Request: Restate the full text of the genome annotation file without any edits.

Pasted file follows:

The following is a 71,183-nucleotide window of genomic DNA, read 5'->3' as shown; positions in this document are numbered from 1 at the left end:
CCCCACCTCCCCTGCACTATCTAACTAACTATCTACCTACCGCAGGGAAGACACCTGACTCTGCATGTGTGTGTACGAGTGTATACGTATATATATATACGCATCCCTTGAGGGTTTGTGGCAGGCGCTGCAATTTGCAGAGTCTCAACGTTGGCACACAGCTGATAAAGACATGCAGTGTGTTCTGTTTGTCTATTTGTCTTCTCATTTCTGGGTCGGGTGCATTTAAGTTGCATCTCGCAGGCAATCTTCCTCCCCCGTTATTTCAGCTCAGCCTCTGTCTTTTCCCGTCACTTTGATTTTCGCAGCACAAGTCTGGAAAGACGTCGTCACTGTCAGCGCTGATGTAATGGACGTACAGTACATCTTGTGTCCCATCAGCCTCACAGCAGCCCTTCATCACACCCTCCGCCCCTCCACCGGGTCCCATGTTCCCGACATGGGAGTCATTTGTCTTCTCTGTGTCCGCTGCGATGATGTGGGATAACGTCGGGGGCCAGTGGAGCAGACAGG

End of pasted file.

The following is a 71,183-nucleotide window of genomic DNA, read 5'->3' as shown; positions in this document are numbered from 1 at the left end:
CCCCACCTCCCCTGCACTATCTAACTAACTATCTACCTACCGCAGGGAAGACACCTGACTCTGCATGTGTGTGTACGAGTGTATACGTATATATATATACGCATCCCTTGAGGGTTTGTGGCAGGCGCTGCAATTTGCAGAGTCTCAACGTTGGCACACAGCTGATAAAGACATGCAGTGTGTTCTGTTTGTCTATTTGTCTTCTCATTTCTGGGTCGGGTGCATTTAAGTTGCATCTCGCAGGCAATCTTCCTCCCCCGTTATTTCAGCTCAGCCTCTGTCTTTTCCCGTCACTTTGATTTTCGCAGCACAAGTCTGGAAAGACGTCGTCACTGTCAGCGCTGATGTAATGGACGTACAGTACATCTTGTGTCCCATCAGCCTCACAGCAGCCCTTCATCACACCCTCCGCCCCTCCACCGGGTCCCATGTTCCCGACATGGGAGTCATTTGTCTTCTCTGTGTCCGCTGCGATGATGTGGGATAACGTCGGGGGCCAGTGGAGCAGACAGG